Rachel: Don’t forget the 4ALL! Use the STATE questions and Reflect questions to check that your efforts are “for all” in the community.
The Action Team meets with the public health and emergency planners to reflect on the vaccine EDS.
– Accessible space?
– Inclusive process reflecting everyone in the community?
– Reasonable accommodations provided?
– Accessible communications (plan to communicate with all, message content, message format, actionable message, message received)?
– Inclusive philosophy?
–Awareness of community needs?
💡 The group talks about the Reflect questions again.
– What did we expect?
– What helped and what didn’t?
– What assumptions did we make? Were those assumptions accurate?
– What other experiences can help us understand this one?
– What did we learn?
– What ideas help our understanding?
– What guidance do we have for the future? How can we be successful the next time?
4ALL also means that everyone in the community owns the issue of emergency preparedness. 4ALL is stronger with partners working together. The local planners and the Action Team have developed a relationship. The local planners identify other community organizations and invite the Action Team and the others to form a formal community emergency advisory committee.
Franny [Signing]: What about local partners who have trouble “getting it”? You know, EM and PJ, you’ve talked about this before.
EM: Oh, you’re talking about pushback, right? Well, you can get pushback from some local emergency and public health preparedness planners.
Some planners may think that another agency or organization is doing emergency planning for people with disabilities. They may think it’s not their job. They may not understand that being responsible for the whole community’s emergency planning means being responsible for the WHOLE community’s emergency planning.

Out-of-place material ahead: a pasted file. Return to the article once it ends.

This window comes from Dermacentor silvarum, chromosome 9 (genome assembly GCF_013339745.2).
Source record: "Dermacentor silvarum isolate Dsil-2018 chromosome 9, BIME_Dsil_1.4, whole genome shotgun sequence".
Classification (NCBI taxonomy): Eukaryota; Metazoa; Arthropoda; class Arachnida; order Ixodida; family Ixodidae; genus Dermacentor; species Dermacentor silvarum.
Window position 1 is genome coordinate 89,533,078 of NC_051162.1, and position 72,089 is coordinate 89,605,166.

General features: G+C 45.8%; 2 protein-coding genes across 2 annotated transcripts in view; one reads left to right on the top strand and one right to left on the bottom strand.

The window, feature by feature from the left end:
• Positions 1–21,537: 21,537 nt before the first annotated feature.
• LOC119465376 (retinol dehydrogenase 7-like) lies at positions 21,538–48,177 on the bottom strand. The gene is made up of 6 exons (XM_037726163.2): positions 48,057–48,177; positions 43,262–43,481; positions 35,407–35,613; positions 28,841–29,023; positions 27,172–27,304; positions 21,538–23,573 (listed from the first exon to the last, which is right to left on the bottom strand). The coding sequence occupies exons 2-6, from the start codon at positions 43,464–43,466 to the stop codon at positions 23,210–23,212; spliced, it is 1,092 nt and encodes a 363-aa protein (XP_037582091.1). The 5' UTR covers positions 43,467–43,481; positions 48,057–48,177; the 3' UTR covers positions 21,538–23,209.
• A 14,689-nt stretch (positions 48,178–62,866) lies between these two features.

Franny [Signing]: I even heard that in Faraway County some local emergency managers thought that all issues related to emergency planning for people with disabilities were handled by disability provider agencies or the local Senior Center.
Some local emergency managers assumed that the state disability agency was handling it.
PJ: What seems obvious to one person may not be obvious to another. We have this issue in public health too. Some colleagues tell me that that they simply don’t see people with disabilities in their health promotion efforts.
It doesn’t mean that people with disabilities don’t live in the community. These partners just need to understand how to connect better. It’s especially important given that one in four Americans is living with a disability.
Franny [Signing]: This can happen with disability and other community organizations too. They may think that they don’t need to get involved. Remember those TV shots of people waiting on roofs to be evacuated or stranded nursing home patients during hurricanes?
Disability organizations may not realize that disasters and pandemics are part of their mission too. That’s become even more obvious with COVID-19. But how do we help local partners see this connections?
PJ: Well, it’s not a one size fits all, that’s for sure.
It seems so simple, but it’s true: It’s all about relationships. That means having solid relationships before disaster strikes. I keep a mini directory for each community organization and try to develop two or three contacts in each one. If I only had one contact and then they left, I’d be stuck.
It can take time to develop relationships, but it’s worth it. Partners need to see the benefits. Sometimes you need to let partners know what’s in it for them.
And you never know when this will pay off. I’ve had solid partners from one project come back to me and invite me to join another project, sometimes even years later.
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